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CNN’s Chris Cuomo nails Jack Kingston: Trump was ‘spreading that BS’ on hacked voting machines

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A Donald Trump supporter tried to downplay the possibility that Russia attempted to influence the presidential election, but CNN’s Chris Cuomo wouldn’t let him.

“There was no evidence that it disrupted or effected the election results, and there is this kind of perception that, oh, they broke into the voting machines in Wisconsin, Pennsylvania or anywhere else, and they swayed the outcome — and that’s not true,” said Jack Kingston, a former Republican congressman.

Kingston, who visited Moscow last week and met with American business leaders there to discuss changes to U.S.-Russia policy under Trump, claimed evidence tying Russia to the DNC hacks was intentionally misleading.

“We also know about hacking that you make it look like somebody else did it,” Kingston said. “It’s highly unlikely that only Russia was doing it. There’s probably hacking going on all over the place from other counties, as well, and lone wolf actors.”

That’s when Cuomo stepped in to set the record straight, reminding Kingston that the director of national intelligence had tied Russia to the hacks on Oct. 7.

“This is what they do, (and) they’re very confident that it was Russia,” Cuomo said. “They know how to see when it’s Russia, we’ve talked to people involved in the investigation. I don’t think we need to muddy those waters absent any new information.”

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He said Kington was correct that no evidence had been found to show Russia had hacked into voting machines — but he blamed Trump for those concerns.

“Part of the reason people think that goes back to the Trump campaign, because they were advancing theories about the concern of that, and about (George) Soros and his ownership of the machines,” Cuomo said. “That was coming from Trump’s team and the surrogates around him who were spreading that BS in the days leading up to the election. So they have to own that, too. Those chickens are coming home to roost.”

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He’ll ‘rot in prison’: At least one House Dem has bigger plans for Trump than impeachment

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An increasing number of Democrats have come out in favor of beginning an impeachment inquiry into President Donald Trump's actions in recent days. But Rep. Fre?derica Wilson of Florida bucked that trend on Monday by coming out specifically against impeachment, warning it would have negative consequences.

However, she made clear she wasn't opposed to impeachment because she's a fan of Trump or thinks his conduct isn't condemnable. In a tweet featuring an antagonizing and absurd meme, Wilson explained that she feared Trump would benefit from an impeachment push:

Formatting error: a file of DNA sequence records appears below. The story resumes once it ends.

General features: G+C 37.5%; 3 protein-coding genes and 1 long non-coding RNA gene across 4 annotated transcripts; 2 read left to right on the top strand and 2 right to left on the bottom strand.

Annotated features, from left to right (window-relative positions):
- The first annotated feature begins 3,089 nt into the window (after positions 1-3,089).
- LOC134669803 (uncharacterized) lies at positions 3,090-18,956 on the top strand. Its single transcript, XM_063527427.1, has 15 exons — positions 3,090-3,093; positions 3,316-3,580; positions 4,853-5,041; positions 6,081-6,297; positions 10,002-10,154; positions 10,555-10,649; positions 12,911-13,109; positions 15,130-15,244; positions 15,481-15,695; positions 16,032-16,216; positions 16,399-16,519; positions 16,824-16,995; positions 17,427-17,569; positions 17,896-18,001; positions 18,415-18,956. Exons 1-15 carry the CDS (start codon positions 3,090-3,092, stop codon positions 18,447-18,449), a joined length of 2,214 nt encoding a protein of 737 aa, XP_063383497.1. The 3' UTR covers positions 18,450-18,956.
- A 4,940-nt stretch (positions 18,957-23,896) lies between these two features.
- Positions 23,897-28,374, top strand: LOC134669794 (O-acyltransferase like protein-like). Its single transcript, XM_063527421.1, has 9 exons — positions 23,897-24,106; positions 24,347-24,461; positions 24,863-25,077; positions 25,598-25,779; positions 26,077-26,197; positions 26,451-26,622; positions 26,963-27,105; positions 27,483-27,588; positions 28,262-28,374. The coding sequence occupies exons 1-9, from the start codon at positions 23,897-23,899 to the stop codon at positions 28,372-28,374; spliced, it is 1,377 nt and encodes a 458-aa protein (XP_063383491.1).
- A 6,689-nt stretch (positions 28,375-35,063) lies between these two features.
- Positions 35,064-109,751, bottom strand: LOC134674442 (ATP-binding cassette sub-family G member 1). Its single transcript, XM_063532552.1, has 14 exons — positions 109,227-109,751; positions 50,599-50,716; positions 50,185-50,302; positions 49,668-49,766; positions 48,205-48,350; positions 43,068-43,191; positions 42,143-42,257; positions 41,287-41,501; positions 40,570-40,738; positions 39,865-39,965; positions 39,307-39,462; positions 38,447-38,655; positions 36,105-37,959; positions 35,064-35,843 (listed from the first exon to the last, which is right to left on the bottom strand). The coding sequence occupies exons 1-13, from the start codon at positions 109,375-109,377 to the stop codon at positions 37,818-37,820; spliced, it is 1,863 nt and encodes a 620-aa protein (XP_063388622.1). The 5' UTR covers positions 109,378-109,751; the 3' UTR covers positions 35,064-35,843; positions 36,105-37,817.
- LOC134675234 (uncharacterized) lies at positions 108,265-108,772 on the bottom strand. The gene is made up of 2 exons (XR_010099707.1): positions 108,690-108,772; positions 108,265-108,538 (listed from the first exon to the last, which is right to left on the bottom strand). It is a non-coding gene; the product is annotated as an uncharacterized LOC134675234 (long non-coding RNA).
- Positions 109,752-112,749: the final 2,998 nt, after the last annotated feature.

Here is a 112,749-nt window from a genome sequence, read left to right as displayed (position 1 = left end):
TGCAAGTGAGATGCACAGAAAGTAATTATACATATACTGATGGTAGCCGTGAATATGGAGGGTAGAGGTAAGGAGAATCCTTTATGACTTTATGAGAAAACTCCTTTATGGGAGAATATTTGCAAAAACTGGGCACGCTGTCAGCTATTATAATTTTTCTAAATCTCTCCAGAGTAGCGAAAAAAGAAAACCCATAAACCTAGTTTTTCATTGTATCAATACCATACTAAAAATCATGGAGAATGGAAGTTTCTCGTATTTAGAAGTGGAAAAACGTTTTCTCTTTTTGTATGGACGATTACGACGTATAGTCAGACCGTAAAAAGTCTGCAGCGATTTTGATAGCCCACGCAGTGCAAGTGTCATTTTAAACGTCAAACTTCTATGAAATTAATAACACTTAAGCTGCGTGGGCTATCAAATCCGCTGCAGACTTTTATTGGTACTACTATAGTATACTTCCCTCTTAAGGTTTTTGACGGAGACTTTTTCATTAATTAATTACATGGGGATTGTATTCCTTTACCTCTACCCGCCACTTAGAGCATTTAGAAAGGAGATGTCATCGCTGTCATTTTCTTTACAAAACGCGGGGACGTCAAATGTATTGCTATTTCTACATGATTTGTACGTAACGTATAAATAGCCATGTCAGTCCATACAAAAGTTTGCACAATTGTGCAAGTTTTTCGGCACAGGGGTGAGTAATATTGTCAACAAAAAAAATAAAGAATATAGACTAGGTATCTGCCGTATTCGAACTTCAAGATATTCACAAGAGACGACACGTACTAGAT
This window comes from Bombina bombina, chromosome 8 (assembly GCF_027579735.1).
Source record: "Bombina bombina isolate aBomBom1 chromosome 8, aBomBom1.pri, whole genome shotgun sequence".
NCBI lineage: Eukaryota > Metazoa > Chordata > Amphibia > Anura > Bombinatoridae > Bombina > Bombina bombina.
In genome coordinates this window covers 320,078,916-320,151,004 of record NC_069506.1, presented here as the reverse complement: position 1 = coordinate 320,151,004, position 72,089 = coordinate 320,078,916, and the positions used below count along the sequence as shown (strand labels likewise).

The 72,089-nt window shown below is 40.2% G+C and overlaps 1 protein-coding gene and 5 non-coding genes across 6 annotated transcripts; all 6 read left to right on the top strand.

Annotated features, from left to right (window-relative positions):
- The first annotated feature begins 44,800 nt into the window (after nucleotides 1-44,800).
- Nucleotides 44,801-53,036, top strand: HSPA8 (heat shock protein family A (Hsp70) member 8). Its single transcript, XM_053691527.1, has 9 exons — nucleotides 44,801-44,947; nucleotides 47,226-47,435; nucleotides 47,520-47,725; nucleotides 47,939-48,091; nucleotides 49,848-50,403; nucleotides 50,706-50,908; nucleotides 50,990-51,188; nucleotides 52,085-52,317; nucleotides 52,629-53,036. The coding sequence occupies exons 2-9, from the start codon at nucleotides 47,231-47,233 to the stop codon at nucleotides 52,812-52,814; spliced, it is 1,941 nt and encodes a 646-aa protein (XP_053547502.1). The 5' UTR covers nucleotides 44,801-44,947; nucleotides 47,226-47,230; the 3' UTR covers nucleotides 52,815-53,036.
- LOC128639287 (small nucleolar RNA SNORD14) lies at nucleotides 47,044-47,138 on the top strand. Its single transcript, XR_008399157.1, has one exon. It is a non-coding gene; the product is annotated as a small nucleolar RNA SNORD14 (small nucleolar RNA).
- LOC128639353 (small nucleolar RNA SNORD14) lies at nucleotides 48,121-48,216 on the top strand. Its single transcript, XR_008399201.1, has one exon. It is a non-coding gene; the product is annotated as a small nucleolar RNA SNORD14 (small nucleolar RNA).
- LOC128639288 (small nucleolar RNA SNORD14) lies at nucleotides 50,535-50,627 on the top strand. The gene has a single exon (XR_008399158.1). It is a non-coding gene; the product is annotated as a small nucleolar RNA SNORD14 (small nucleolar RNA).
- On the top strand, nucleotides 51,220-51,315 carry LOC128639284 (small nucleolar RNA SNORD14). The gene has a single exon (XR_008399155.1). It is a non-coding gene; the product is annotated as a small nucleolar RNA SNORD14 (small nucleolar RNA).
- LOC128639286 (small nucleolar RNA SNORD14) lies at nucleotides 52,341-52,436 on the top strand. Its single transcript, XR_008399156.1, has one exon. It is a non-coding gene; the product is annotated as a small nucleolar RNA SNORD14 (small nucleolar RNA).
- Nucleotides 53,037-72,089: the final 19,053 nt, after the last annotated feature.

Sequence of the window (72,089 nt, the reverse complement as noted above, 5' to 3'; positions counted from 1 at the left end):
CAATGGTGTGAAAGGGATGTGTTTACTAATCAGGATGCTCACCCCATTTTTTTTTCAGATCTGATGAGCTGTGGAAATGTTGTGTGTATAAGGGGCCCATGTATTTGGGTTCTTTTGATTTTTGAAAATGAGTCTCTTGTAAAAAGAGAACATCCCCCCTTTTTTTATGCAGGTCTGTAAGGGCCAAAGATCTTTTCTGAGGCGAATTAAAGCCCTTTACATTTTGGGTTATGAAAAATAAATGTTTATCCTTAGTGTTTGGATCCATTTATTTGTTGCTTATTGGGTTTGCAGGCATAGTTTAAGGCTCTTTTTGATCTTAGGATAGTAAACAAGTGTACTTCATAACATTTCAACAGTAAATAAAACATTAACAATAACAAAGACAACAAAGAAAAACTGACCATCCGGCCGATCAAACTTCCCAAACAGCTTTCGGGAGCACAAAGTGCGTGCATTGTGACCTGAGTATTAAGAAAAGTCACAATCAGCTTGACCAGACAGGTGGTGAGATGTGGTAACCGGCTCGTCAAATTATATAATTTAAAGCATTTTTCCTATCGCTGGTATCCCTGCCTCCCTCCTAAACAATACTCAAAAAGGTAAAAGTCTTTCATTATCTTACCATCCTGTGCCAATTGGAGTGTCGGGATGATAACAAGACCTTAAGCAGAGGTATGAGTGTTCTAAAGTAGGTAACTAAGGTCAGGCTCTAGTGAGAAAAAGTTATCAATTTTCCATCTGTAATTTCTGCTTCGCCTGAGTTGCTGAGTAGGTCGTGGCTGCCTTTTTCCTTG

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Jared Diamond believes America is ruining itself in 4 different ways

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Jared Diamond is not afraid of big ideas. He has tackled such subjects as evolutionary psychology, the reasons why the West rose to global dominance, the lessons to be learned from "traditional societies" and the relationship between environmental change and the decline of ancient civilizations. and why ancient societies fell into decline.

Diamond has been elected to the American Academy of Arts and Sciences, the American Philosophical Society, and the National Academy of Sciences. He has been awarded a MacArthur Foundation Fellowship as well as the National Medal of Science. His bestselling book "Guns, Germs and Steel" won the Pulitzer Prize.

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Trump supporters are furious that knitting website Ravelry took a stand on white supremacy

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When you think of the knitting community, you might envision an elderly woman, sitting on a rocking chair in front of a fire with a pair of large knitting needles. In truth, the knitting and crocheting demographic has changed drastically in the twenty-first century, becoming younger, hipper, and increasingly tied to DIY culture.

Ravelry is a website where both millennials and knitting grannies (among other demographics) meet to talk about knitting, crocheting, weaving, and other craft and fabric arts. But if you plan to crochet a MAGA hat or knit a Trump sweater, think twice about posting it on Ravelry. The forum-style website, which is often described as "Facebook for knitters," recently issued a statement that they would ban open support of Donald Trump on their site. The widely-publicized move suggests that even communities that aren’t seen as specifically political — like knitters — are becoming politicized, sometimes in toxic ways, in an epoch of extreme political polarization in the United States.

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 ENOUGH IS ENOUGH 

Trump endorses killing journalists, like Washington Post columnist Jamal Khashoggi. Online ad networks are now targeting sites that cover acts of violence against dissidents, LGBTQ people and people of color.

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